The Six Special Qualities of the Dhamma
By U Jota Lankara


The Dhamma is (1) well-proclaimed by the Blessed One, (2) self-realized, (3) followed by fruit without delay (of immediate result), (4) worthy of the invitation “Come and see”, (5) brought to oneself, and (6) realized by the wise each for himself.

(1) The Dhamma which is Well-Proclaimed by the Blessed One

The Dhamma, which is well-proclaimed by the Blessed One, consists of the Scriptural Dhamma (Pariyatti Dhamma) and the Ninefold Supramundane Dhamma (Nava Lokuttara Dhammas). The Scriptural Dhamma is well-proclaimed because it is good in the beginning, the middle, and the end and because it declares the life of purity that is absolutely perfect and pure with meaning and with detail. For instance, a discourse or Sutta with a single sequence of meaning is good in the beginning with the introduction, good in the end with the conclusion, and good in the middle with the rest.
The Scriptural Dhamma is doctrine and discipline, or the three Baskets: the Basket of Discipline, the Basket of Discourses, and the Basket of higher doctrine or the Buddhist philosophy and psychology.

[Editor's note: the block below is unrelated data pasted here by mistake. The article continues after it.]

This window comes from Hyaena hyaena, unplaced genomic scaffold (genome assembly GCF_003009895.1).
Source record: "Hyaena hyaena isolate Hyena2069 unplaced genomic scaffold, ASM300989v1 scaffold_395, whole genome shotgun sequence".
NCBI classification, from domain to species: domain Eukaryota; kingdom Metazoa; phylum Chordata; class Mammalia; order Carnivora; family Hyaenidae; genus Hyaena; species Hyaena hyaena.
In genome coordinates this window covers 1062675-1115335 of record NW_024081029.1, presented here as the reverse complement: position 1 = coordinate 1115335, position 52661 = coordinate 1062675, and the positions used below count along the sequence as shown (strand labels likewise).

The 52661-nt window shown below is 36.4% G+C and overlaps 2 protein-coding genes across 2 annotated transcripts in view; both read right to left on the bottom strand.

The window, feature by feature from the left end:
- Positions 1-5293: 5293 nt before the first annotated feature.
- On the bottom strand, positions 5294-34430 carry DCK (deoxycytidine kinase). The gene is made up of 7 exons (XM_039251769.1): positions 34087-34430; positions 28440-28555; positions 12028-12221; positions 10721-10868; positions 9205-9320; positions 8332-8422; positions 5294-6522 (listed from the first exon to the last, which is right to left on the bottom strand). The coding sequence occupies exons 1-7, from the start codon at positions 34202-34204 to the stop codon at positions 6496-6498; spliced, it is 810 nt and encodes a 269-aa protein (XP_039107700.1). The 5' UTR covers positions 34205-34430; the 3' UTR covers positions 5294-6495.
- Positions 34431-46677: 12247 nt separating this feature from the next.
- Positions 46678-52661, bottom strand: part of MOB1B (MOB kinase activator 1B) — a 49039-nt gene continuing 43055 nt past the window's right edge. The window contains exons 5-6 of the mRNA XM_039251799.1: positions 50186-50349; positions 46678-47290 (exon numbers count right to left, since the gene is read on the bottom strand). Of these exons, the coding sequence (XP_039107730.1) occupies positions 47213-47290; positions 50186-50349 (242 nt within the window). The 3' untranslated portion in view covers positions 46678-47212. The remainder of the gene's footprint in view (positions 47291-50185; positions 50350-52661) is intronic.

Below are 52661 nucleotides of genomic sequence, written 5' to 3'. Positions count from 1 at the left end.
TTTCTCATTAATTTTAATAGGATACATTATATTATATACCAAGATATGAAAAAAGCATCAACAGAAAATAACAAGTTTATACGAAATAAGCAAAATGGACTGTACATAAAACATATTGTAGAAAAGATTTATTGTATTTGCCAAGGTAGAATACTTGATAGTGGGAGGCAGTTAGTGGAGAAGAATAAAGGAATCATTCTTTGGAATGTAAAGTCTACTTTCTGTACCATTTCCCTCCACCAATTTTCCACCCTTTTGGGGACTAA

The Ninefold Supramundane Dhamma is the Fourfold Noble Path, the Fourfold Fruition, and Nibbana. Of them, the Fourfold Noble Path, which is the Middle Way leading to Nibbana without approaching the two extremes, is well-proclaimed. And the Fourfold Fruition, in which defilements are tranquillized, is well-proclaimed too. And Nibbana, whose individual essence is eternal, deathless, the refuge, the shelter, is well-proclaimed too.
The two extremes: addiction to sensual pleasures and self- mortification.

The Fourfold Noble Path is (1) the Path of Stream-entry, (2) the Path of Once-returning, (3) the Path of Non-returning, and (4) the Path of Arahantship.
“Path of Stream-entry” means the first Supramundane wholesome Dhamma of one who enters the stream that leads to Nibbana.
“Path of Once-returning” means the second Supramundane wholesome Dhamma of one who will be reborn on the earth only once before he attains Arahantship. “Path of Non-returning” means the third Supramundane wholesome Dhamma of one who does not return to this world or the sensuous world.